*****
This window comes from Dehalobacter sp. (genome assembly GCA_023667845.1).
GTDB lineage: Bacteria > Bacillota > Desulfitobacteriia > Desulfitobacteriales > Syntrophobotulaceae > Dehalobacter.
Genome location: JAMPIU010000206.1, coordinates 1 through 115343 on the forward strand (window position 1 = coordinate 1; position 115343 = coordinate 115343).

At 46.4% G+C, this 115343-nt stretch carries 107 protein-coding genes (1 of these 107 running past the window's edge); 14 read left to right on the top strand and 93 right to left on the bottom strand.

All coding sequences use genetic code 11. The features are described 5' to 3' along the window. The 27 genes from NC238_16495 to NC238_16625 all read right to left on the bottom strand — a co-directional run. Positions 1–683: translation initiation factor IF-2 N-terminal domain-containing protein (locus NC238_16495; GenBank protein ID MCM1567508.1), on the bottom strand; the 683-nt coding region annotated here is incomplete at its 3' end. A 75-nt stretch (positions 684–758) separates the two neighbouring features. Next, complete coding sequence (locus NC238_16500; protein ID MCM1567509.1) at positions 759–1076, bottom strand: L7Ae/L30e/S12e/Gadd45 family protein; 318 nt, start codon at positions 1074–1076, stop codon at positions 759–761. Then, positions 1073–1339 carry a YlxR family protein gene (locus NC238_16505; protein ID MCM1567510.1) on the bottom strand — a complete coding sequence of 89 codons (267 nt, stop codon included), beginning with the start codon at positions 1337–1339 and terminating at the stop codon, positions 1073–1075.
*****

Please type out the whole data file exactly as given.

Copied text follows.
This window comes from Dehalobacter sp. (genome assembly GCA_023667845.1).
GTDB lineage: Bacteria > Bacillota > Desulfitobacteriia > Desulfitobacteriales > Syntrophobotulaceae > Dehalobacter.
Genome location: JAMPIU010000206.1, coordinates 1 through 115343 on the forward strand (window position 1 = coordinate 1; position 115343 = coordinate 115343).

At 46.4% G+C, this 115343-nt stretch carries 107 protein-coding genes (1 of these 107 running past the window's edge); 14 read left to right on the top strand and 93 right to left on the bottom strand.

All coding sequences use genetic code 11. The features are described 5' to 3' along the window. The 27 genes from NC238_16495 to NC238_16625 all read right to left on the bottom strand — a co-directional run. Positions 1–683: translation initiation factor IF-2 N-terminal domain-containing protein (locus NC238_16495; GenBank protein ID MCM1567508.1), on the bottom strand; the 683-nt coding region annotated here is incomplete at its 3' end. A 75-nt stretch (positions 684–758) separates the two neighbouring features. Next, complete coding sequence (locus NC238_16500; protein ID MCM1567509.1) at positions 759–1076, bottom strand: L7Ae/L30e/S12e/Gadd45 family protein; 318 nt, start codon at positions 1074–1076, stop codon at positions 759–761. Then, positions 1073–1339 carry a YlxR family protein gene (locus NC238_16505; protein ID MCM1567510.1) on the bottom strand — a complete coding sequence of 89 codons (267 nt, stop codon included), beginning with the start codon at positions 1337–1339 and terminating at the stop codon, positions 1073–1075.